3. By: Igor Pilipenko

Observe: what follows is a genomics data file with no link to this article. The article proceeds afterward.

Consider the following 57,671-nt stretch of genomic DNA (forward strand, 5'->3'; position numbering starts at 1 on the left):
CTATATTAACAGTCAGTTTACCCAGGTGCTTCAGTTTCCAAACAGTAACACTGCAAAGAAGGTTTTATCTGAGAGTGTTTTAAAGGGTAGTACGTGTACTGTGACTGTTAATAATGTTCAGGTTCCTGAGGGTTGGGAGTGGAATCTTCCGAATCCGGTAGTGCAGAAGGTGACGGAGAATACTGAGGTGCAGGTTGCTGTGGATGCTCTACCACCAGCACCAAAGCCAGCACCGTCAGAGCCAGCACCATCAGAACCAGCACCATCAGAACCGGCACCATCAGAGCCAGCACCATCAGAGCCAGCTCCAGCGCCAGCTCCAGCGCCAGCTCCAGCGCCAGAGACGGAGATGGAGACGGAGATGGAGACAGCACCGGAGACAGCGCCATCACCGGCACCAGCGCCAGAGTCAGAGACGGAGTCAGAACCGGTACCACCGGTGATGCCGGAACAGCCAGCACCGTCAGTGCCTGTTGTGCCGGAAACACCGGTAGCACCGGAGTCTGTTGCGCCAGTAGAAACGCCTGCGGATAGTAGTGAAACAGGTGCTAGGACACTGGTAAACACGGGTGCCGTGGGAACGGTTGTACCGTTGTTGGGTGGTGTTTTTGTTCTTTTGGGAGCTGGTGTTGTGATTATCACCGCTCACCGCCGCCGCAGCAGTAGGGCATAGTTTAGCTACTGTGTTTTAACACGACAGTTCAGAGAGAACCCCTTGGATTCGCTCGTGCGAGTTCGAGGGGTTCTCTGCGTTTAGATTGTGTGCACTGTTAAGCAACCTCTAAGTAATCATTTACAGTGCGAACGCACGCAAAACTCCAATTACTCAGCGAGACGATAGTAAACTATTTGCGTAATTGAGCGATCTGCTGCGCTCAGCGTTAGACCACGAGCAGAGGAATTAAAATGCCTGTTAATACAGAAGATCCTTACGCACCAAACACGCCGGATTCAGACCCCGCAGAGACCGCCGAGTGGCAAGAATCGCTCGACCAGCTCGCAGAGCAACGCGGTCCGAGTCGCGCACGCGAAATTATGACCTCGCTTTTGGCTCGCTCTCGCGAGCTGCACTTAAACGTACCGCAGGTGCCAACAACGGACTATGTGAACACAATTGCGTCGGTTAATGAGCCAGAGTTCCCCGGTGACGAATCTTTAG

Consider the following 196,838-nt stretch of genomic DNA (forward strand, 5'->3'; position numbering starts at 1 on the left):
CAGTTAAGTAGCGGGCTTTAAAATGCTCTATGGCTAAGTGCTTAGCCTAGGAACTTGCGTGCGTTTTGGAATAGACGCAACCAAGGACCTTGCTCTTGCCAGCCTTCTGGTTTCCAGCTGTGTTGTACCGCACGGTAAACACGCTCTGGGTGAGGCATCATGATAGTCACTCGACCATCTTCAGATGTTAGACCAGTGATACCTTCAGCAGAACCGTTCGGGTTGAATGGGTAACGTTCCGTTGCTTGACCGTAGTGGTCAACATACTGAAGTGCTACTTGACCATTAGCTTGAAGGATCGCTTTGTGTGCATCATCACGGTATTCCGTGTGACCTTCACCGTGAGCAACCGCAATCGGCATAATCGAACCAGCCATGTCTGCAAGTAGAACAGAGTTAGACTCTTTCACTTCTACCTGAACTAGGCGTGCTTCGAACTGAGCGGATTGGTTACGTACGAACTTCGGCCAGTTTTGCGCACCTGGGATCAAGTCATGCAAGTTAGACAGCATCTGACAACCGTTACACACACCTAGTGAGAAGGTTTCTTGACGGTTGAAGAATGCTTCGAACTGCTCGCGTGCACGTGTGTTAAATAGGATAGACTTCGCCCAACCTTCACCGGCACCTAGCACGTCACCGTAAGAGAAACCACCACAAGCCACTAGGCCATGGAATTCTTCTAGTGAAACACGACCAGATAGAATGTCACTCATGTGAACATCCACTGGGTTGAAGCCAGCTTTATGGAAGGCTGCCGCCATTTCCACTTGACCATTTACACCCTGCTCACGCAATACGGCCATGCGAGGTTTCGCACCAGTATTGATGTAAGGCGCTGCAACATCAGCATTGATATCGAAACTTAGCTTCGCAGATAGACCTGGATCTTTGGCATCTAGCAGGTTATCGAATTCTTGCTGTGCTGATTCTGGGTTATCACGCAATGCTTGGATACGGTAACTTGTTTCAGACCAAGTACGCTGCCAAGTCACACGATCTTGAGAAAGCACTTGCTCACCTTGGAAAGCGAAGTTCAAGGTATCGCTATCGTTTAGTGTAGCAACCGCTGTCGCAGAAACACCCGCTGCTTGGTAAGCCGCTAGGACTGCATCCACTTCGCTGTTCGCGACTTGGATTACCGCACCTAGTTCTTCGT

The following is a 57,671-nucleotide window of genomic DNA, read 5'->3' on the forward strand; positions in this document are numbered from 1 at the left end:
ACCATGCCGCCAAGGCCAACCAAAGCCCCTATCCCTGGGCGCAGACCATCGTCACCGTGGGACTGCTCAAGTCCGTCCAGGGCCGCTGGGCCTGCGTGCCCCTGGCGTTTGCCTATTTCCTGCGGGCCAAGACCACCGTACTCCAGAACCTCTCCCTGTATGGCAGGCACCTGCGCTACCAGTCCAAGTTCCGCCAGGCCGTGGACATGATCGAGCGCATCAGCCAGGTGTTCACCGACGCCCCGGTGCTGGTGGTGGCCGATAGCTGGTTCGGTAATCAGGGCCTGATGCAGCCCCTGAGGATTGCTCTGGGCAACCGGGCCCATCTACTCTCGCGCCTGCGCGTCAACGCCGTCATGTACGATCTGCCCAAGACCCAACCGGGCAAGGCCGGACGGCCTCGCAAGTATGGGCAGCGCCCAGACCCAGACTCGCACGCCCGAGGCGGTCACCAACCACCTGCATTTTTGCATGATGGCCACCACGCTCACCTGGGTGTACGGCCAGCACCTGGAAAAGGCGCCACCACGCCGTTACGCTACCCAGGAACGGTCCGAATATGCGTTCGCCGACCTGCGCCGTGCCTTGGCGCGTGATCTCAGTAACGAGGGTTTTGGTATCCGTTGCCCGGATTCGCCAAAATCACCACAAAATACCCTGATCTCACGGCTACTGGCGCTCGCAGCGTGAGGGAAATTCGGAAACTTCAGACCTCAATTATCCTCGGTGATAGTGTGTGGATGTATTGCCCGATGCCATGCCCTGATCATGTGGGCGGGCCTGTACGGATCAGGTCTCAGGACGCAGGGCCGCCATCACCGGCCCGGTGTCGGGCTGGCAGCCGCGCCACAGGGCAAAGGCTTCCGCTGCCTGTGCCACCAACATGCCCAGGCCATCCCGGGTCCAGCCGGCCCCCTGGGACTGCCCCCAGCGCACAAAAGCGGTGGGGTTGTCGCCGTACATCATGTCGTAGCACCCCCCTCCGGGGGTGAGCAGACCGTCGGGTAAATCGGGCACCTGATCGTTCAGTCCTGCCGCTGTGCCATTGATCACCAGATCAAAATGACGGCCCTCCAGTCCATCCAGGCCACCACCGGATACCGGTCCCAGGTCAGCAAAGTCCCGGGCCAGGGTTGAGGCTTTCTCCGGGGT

Abstract: The cluster concept has been attracting a special attention of scholars and policymakers since almost 15 years due to considerable contribution of its theoretical results to practical rising of national and regional competitiveness. The concept of territorial-industrial complex (TIC) elaborated by Soviet regional economists and economic geographers in 1920-1980s realised the idea of optimisation of industrial production within a certain territory in the planning economy according to its endowments of natural and labour resources. At the first sight, these two concepts have many things in common, but in reality they have many differences. First, they were elaborated in different economic systems, which have various aims of economic activity. Secondly, clusters and TICs have different genesis, because in case of TICs theoretical and applied research resulted in practical construction of TICs, while clusters are generally forming themselves as a result of the market “invisible hand”. Thirdly, clusters and TICs are normally located in different types of regions: clusters tend to form in within agglomerations, while TICs were constructed mainly in newly developed regions with low population density. Fourthly, they differ also in terms of their structure. Clusters are groups of companies from one or related in industries often connected to R&D institutions and government structures, but TICs are inter-industrial complexes that involve production chains between different industries. Fifthly, cluster firms specialise in production of buyer-oriented good and services, while TICs' plants and factories represented producer-oriented heavy industries and machinery. Sixthly, the role of information flows between cluster SMEs and their staffs makes one of key distinctions between these two concepts. Seventhly, higher wages in cluster labour pools and higher productivity in cluster firms lead to raising of regional competitiveness while in the concept of TICs people are considered to be one of factors of TIC's development as well as natural resources, infrastructure, etc. A general weak development of SMEs in Russia restricts so far the development of regional/local clusters, but nevertheless some examples of local clusters can be found. One of them is an expanding cluster of small and medium IT-enterprises in Novosibirsk (Western Siberia) that has been developing since the beginning of 1990s in the region that inherits its original industrial specialization from TICs. The cluster firms have tight connections to R&D institutions from Akademgorodok (Science city), Novosibirsk State University, and Technopark Novosibirsk; the intensive information flows and exchange of know-how can be observed between cluster firms and their staffs; the productivity and wages within cluster are higher than in surrounding districts. Development of clusters of SMEs makes differences between clusters and TICs more obvious. The further development of Russian economy may lead to its dual spatial structure – combination of big and medium plants established within TIC concept till the end of 1980s and clusters of SMEs developing since the beginning of 1990s in agglomerations.